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As Britain recovers from  the freezing weather, the transport infrastructure grinding  to a halt and the roads, pavements and other public areas are turning  into ice rinks, there is the possibility (almost an inevitability) of it happening all over again in the coming weeks.  It’s a stone cold certainty that accidents may occur due to slips on ice. If you, a relative or a friend has slipped on ice and has suffered some form of personal injury as a result, it might be possible to claim injury compensation.

As with any personal injury claim, in order for a compensation claim for a slip on ice to be successful, someone other than you must be demonstrably at fault for the slip. Obviously, you can’t hold anyone responsible for weather conditions which are evidently not within anybody’s control!  Equally though, after the onset of winter weather it should be just as apparent that icy conditions pose an obvious risk.  Therefore, there are occasions when it can be argued that some agencies or organisations owe a duty of care to take reasonable steps to minimise that risk. That could include the council gritting roads and pavements or an employer gritting staff car parks and entrances.

Image: .curt., FlickR

If you slip and injure yourself on ice walking on a public pavement or crossing the road, it may be possible to claim compensation for any injuries that you have sustained from the local council. Whether your compensation claim is successful or not will often depend on the severity of the weather conditions, the location of the slip and just how “reasonable” the measures taken by the council were (if they took any action at all).  The “reasonable steps” taken by many local authorities seems to be grit the main arterial roads but leave the residential side streets and the pavements for Torvil and Dean to practice on!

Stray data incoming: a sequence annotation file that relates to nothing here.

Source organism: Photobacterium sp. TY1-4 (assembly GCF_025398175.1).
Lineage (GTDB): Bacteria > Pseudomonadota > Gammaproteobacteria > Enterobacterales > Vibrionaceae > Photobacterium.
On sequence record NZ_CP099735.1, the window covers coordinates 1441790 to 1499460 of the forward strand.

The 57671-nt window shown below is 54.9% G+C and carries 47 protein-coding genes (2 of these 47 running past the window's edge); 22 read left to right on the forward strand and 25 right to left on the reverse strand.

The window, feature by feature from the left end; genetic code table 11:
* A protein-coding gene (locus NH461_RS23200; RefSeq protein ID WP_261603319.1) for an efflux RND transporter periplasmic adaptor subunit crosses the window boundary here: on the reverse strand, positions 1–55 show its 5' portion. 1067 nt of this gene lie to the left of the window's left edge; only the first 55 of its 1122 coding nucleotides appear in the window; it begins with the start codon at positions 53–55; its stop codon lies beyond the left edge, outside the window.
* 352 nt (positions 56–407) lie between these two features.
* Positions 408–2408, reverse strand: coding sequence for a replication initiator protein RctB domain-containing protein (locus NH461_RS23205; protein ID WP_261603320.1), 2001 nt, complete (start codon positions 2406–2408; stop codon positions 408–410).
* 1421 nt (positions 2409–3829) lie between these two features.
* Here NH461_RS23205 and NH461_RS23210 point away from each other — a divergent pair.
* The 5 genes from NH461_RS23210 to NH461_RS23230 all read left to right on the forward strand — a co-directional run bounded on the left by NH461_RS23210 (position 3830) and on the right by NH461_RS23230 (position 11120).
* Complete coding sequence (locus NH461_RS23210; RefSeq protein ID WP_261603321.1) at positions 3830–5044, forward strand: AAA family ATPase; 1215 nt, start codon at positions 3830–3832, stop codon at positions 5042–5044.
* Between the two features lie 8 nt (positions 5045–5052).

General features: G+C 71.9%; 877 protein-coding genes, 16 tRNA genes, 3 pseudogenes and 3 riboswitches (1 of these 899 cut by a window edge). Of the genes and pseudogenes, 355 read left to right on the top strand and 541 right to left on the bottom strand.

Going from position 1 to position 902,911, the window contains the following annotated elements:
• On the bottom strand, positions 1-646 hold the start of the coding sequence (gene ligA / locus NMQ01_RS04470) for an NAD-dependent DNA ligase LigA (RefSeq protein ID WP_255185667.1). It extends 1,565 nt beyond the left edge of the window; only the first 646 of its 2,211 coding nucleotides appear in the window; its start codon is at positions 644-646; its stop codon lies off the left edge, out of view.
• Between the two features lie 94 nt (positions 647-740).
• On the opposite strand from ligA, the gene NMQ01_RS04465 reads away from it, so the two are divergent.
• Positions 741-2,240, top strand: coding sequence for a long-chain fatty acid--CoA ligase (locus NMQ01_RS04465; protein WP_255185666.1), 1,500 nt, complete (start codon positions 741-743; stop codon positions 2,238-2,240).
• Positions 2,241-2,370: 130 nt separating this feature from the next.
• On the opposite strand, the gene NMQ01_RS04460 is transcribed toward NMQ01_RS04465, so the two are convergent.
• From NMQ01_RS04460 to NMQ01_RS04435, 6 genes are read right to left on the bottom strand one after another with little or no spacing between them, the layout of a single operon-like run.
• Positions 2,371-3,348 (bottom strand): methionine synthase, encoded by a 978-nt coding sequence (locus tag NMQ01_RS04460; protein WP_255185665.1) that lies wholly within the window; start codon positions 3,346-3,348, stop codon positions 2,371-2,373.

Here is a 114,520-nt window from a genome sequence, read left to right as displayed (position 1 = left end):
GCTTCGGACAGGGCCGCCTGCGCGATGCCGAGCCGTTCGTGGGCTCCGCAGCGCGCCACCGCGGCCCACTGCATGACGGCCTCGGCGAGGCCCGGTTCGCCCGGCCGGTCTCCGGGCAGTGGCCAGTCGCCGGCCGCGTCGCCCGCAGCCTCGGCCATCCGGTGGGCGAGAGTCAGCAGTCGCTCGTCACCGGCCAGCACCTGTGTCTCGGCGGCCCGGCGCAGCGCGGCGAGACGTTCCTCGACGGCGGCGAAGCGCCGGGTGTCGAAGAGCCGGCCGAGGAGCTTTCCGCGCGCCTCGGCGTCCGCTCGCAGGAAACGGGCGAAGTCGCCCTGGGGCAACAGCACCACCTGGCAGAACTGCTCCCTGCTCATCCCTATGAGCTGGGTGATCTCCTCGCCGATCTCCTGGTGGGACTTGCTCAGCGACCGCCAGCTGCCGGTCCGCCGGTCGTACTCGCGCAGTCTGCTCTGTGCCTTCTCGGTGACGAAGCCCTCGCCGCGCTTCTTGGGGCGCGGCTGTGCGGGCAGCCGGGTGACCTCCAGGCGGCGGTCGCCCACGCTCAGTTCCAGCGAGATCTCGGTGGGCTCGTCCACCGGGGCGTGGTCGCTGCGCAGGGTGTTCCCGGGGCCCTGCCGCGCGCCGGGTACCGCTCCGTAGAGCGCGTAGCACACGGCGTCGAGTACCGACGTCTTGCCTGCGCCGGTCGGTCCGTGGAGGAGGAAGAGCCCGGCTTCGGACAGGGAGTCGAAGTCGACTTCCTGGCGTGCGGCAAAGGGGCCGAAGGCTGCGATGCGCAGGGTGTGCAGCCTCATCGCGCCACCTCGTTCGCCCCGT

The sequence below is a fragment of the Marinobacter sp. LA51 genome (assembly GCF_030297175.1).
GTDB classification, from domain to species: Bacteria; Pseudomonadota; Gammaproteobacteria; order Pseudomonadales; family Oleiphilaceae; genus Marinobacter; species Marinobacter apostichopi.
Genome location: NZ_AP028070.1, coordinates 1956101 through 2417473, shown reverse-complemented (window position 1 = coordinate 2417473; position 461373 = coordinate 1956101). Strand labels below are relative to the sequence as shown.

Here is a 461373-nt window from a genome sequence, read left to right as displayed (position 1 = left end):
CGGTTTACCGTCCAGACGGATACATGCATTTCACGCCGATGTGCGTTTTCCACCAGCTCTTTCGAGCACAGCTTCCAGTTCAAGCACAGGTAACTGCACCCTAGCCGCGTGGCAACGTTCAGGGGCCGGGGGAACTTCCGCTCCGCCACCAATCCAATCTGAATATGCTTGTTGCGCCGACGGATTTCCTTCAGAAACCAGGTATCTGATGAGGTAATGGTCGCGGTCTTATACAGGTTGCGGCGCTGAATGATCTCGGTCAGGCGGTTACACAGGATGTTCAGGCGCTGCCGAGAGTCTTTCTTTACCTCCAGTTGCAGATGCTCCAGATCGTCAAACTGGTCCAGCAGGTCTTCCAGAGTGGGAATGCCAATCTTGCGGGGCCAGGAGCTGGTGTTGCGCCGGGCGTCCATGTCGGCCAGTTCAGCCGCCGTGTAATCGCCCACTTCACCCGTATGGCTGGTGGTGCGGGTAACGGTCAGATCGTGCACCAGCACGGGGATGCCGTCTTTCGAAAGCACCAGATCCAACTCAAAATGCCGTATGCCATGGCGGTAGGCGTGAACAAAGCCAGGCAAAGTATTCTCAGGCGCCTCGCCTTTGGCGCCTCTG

If the weather is generally fine but you happen to slip on a small patch of ice, a successful compensation claim is much less likely.  Equally, if there is widespread ice on a busy pavement in a town centre you stand a better chance of claiming compensation than if the accident happened in a quiet residential cul-de-sac.

If you have slipped on ice at your place of work, it could be possible to make a compensation claim against your employer for the injuries that you have suffered.  This is far more clear cut that slipping on ice in public spaces because your employer has a legally defined duty of care to ensure that your place of work is safe and secure. In icy conditions, your employer should make sure work areas such as car parks, entrances and walkways are gritted to minimise the risk of employees and visitors suffering injuries due to slips on ice.  If that is not done, your claim for compensation could be successful.

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